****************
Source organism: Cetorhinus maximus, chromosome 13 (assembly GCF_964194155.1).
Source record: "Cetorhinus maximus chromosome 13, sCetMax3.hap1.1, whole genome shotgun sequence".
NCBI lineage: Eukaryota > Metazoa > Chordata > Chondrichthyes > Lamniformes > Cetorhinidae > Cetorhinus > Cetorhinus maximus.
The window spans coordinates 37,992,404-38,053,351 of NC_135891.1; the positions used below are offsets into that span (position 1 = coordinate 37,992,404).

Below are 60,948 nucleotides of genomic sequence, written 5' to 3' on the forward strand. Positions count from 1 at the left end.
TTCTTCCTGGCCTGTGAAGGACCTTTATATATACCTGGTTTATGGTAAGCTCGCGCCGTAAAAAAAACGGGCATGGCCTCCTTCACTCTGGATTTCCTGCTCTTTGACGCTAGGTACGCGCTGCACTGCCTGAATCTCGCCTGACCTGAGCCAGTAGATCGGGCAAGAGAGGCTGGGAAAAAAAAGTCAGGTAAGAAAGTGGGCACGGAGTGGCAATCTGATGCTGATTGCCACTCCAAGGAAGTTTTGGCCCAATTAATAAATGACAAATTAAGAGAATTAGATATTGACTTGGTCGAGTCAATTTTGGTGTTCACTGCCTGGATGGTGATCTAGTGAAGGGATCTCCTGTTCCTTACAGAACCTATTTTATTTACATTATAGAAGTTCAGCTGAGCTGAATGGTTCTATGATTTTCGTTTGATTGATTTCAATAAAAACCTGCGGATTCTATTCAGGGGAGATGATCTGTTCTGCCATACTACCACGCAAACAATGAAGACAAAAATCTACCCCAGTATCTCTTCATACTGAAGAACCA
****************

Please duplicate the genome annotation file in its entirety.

Source organism: Cetorhinus maximus, chromosome 13 (assembly GCF_964194155.1).
Source record: "Cetorhinus maximus chromosome 13, sCetMax3.hap1.1, whole genome shotgun sequence".
NCBI lineage: Eukaryota > Metazoa > Chordata > Chondrichthyes > Lamniformes > Cetorhinidae > Cetorhinus > Cetorhinus maximus.
The window spans coordinates 37,992,404-38,053,351 of NC_135891.1; the positions used below are offsets into that span (position 1 = coordinate 37,992,404).

Below are 60,948 nucleotides of genomic sequence, written 5' to 3' on the forward strand. Positions count from 1 at the left end.
TTCTTCCTGGCCTGTGAAGGACCTTTATATATACCTGGTTTATGGTAAGCTCGCGCCGTAAAAAAAACGGGCATGGCCTCCTTCACTCTGGATTTCCTGCTCTTTGACGCTAGGTACGCGCTGCACTGCCTGAATCTCGCCTGACCTGAGCCAGTAGATCGGGCAAGAGAGGCTGGGAAAAAAAAGTCAGGTAAGAAAGTGGGCACGGAGTGGCAATCTGATGCTGATTGCCACTCCAAGGAAGTTTTGGCCCAATTAATAAATGACAAATTAAGAGAATTAGATATTGACTTGGTCGAGTCAATTTTGGTGTTCACTGCCTGGATGGTGATCTAGTGAAGGGATCTCCTGTTCCTTACAGAACCTATTTTATTTACATTATAGAAGTTCAGCTGAGCTGAATGGTTCTATGATTTTCGTTTGATTGATTTCAATAAAAACCTGCGGATTCTATTCAGGGGAGATGATCTGTTCTGCCATACTACCACGCAAACAATGAAGACAAAAATCTACCCCAGTATCTCTTCATACTGAAGAACCA